Go to the Globe and Mail homepage

Jump to main navigationJump to main content



The many resurrections of Jesus Christ Superstar Add to ...

It's a testament to the power of Jesus Christ Superstar that Andrew Lloyd Webber and Tim Rice's creation is being staged at the Stratford Shakespeare Festival, which isn't exactly known for rock operas.

This year, the festival is flexing its repertory muscles, mixing the Bard's works with productions as varied as John Steinbeck's The Grapes of Wrath, Michel Tremblay's Hosanna and Harold Pinter's The Homecoming. But of any show on the slate, it's Superstar that is closest to the heart of Des McAnuff, Stratford's artistic director.

"I've wanted to do it for quite a while," says McAnuff who, as co-writer of The Who's Tommy and director of its original Broadway run, knows a thing or two about rock operas.

Not only is Superstar one of the greatest rock operas of all time, it's also an ideal theatre piece, he says. For one, it's got an incredibly powerful score. "It gets into people's blood," McAnuff says. But it's also a story most people are familiar with, one that easily lends itself to richly visual storytelling. "That," contends McAnuff, "creates a very hypnotic concoction."

No wonder audiences around the world have been mesmerized all these years.


1970 A 22-year-old Andrew Lloyd Webber and 26-year-old Tim Rice release Jesus Christ Superstar as a concept album.

1971 Jesus Christ Superstar opens on Broadway and runs for 703 performances. The show scores five Tony nominations, including best original score, and earns Andrew Lloyd Webber a Drama Desk Award for most promising composer.

1972 Superstar opens in London, and doesn't close for another eight years and 3,358 performances - at the time, the longest-running musical in West End history.

1973 Superstar gets the big-screen treatment in Canadian director Norman Jewison's film adaptation. While the cast included mostly actors from the Broadway show, the producers did consider David Cassidy for the role of Jesus.

1976 A Japanese production stars Takeshi Kaga as Jesus. (Today's TV viewers know the actor as Chairman Kaga on the Japanese version of Iron Chef.)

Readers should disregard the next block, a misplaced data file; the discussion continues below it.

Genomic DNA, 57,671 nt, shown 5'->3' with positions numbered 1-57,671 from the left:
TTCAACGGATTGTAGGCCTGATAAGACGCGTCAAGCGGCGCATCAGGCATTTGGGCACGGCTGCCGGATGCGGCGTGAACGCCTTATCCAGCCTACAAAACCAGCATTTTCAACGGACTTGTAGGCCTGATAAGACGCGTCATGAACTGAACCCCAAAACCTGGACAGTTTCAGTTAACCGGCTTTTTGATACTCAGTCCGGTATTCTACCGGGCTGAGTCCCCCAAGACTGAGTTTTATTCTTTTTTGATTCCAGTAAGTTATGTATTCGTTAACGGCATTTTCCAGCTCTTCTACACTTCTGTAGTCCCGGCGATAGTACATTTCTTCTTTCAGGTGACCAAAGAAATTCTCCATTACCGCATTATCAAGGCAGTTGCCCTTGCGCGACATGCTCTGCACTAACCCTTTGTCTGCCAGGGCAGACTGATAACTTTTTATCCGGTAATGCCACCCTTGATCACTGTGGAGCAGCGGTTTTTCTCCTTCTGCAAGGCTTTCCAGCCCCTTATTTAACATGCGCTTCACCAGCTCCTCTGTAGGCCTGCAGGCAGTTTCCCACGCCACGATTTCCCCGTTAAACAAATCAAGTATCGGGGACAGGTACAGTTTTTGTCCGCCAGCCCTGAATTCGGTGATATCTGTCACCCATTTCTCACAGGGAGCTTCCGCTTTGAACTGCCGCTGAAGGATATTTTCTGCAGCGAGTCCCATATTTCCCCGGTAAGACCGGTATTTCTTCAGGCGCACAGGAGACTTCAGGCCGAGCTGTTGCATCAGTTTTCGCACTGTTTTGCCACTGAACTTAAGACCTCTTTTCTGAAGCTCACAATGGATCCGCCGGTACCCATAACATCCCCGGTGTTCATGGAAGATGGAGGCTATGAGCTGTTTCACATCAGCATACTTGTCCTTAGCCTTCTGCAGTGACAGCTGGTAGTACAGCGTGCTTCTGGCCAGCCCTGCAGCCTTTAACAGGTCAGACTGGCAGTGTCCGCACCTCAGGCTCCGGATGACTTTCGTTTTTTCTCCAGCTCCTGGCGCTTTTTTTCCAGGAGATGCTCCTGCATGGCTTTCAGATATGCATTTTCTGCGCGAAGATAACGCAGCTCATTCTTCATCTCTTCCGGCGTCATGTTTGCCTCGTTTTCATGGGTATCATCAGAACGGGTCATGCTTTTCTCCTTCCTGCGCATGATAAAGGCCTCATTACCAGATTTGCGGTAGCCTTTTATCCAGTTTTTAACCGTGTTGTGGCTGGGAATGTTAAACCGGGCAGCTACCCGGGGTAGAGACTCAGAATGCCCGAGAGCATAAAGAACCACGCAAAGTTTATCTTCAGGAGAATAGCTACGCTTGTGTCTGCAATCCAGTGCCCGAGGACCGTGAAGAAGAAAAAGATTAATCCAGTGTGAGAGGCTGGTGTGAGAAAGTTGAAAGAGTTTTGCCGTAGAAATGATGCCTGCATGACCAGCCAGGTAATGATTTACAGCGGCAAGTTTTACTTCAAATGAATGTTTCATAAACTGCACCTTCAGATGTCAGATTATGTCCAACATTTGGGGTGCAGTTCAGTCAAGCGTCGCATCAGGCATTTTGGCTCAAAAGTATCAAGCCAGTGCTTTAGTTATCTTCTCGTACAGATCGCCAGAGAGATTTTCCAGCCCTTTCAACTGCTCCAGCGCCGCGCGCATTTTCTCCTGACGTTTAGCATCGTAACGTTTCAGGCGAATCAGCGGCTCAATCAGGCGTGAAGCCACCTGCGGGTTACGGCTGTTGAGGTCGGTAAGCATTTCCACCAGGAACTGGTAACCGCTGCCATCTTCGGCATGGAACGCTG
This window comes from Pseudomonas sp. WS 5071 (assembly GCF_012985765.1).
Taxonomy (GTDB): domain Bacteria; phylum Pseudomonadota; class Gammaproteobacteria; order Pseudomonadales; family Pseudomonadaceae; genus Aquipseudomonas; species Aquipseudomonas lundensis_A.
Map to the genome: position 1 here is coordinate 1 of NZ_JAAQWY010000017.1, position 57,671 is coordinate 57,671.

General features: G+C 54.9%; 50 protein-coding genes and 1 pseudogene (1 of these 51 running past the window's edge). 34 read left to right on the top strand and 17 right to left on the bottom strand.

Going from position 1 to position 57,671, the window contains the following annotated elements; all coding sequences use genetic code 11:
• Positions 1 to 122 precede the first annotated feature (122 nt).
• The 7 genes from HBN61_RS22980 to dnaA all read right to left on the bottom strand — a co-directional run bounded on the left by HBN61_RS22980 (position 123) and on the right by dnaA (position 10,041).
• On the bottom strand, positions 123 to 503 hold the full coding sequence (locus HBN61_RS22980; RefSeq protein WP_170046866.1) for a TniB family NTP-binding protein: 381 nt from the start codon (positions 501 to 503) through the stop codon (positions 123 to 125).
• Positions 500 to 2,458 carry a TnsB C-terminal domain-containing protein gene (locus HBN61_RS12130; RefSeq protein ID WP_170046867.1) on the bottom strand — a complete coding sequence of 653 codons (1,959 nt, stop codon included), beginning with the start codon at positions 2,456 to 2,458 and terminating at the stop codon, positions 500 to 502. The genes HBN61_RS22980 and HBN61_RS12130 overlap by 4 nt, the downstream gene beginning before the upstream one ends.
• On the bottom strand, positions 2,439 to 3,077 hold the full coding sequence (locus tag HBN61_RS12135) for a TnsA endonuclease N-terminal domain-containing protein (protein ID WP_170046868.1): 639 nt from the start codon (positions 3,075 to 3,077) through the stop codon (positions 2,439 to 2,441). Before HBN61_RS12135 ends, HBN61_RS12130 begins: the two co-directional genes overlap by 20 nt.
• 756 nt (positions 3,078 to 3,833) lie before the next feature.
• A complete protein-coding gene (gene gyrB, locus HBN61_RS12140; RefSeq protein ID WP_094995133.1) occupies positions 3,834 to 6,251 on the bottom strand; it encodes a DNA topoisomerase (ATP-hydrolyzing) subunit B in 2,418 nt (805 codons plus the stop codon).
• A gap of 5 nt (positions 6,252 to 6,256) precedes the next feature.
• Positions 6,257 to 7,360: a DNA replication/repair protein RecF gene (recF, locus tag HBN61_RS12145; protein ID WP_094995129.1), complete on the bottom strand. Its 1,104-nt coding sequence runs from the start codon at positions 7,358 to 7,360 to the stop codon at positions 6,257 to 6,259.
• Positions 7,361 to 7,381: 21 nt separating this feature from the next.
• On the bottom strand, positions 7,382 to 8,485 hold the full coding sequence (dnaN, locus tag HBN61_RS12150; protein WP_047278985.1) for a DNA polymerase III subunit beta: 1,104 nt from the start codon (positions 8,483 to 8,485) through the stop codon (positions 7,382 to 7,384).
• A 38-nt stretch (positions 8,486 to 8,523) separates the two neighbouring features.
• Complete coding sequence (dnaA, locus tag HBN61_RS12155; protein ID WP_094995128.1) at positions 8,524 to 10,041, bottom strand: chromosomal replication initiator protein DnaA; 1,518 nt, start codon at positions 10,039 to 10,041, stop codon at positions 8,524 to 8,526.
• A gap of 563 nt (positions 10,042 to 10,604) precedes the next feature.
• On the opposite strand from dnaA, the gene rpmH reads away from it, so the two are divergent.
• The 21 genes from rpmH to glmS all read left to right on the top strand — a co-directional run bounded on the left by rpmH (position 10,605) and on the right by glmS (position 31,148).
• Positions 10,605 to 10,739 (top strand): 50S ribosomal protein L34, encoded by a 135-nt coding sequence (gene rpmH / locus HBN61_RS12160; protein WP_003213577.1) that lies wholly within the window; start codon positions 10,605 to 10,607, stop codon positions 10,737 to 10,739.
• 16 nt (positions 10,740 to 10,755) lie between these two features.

1980 The first national tour of Jesus Christ Superstar in the U.S. comes to an end after four years.

1981 Jesus Christ Superstar makes its South American debut in a production featuring a live rock band, an orchestra of 37 musicians, and a cast of 163 actors.

1982 An Australian production spends two years touring Australia and Southeast Asia.


1994 Amy Ray, from Indigo Girls, plays Jesus in a version titled Jesus Christ Superstar: Resurrection. Fellow band member Emily Saliers plays the role of Mary Magdalene.

1996 Australian theatre director Gale Edwards helms a London production, the success of which leads to a British tour.


In 2000, another revival of Superstar on Broadway stars Glenn Carter. The show runs for a mere 161 performances. A film of this stage version goes on to win an International Emmy.

2002 Canadian Sebastian Bach, best known as the singer from Skid Row, takes on the role of Jesus in a U.S. national tour. He's fired six months later.

2004 A group of musicians in Chile creates a heavy-metal version of the show called Jesucristo Metalstar. They perform it annually in Santiago.

2006 Ted Neeley, who played Jesus in the Jewison film, reprises the role for a U.S. tour that proves to be so successful it runs for more than five years and sees Corey Glover, the lead singer of Living Colour, playing Judas through 2008.

2008 American Idol contestant Carly Smithson performs the song Jesus Christ Superstar on the show.

2010 Peaches, the Canadian electroclash musician, performs a one-woman version of Superstar in Berlin.

2011 Jesus Christ Superstar is staged at the Stratford Shakespeare Festival.

2014 Universal Studios is rumoured to be developing a new film adaptation, slated to hit theatres three years from now and helmed by 500 Days of Summer director Marc Webb.

A heady first week at Stratford

When: Monday

What: The Merry Wives of Windsor by William Shakespeare

Buzz: In this comedy, festival favourite Geraint Wyn Davies plays the role he was conceived, gestated and born to play - Falstaff. Tony Award-winner Frank Galati directs.

When: Tuesday

What: Camelot by Alan Jay Lerner and Frederick Loewe

Buzz: Directed by Chicago's Gary Griffin, whose West Side Story was the smash of 2009. Wyn Davies plays King Arthur, and there's strong buzz for festival newcomer Kaylee Harwood as Guenevere.

When: Wednesday

What: The Grapes of Wrath by John Steinbeck

Buzz: Frank Galati - him again - won Tonys for penning and directing this adaptation of the Steinbeck novel. Antoni Cimolino directs a powerhouse cast that includes Evan Buliung, Tom McCamus and Corner Gas's Janet Wright.

When: Thursday

What: Richard III by William Shakespeare

Buzz: In the latest sign of artistic director Des McAnuff's commitment to non-traditional casting, Festival star Seana McKenna plays the hunchback king. Her husband, Miles Potter, returns to the festival to direct after several years' absence.

Look for First Impression reviews online shortly after each cast takes its bows, and full reviews in The Globe and Mail two days later.


J. Kelly Nestruck

Report Typo/Error

Follow on Twitter: @Dave_McGinn

Next story




Most popular videos »

More from The Globe and Mail

Most popular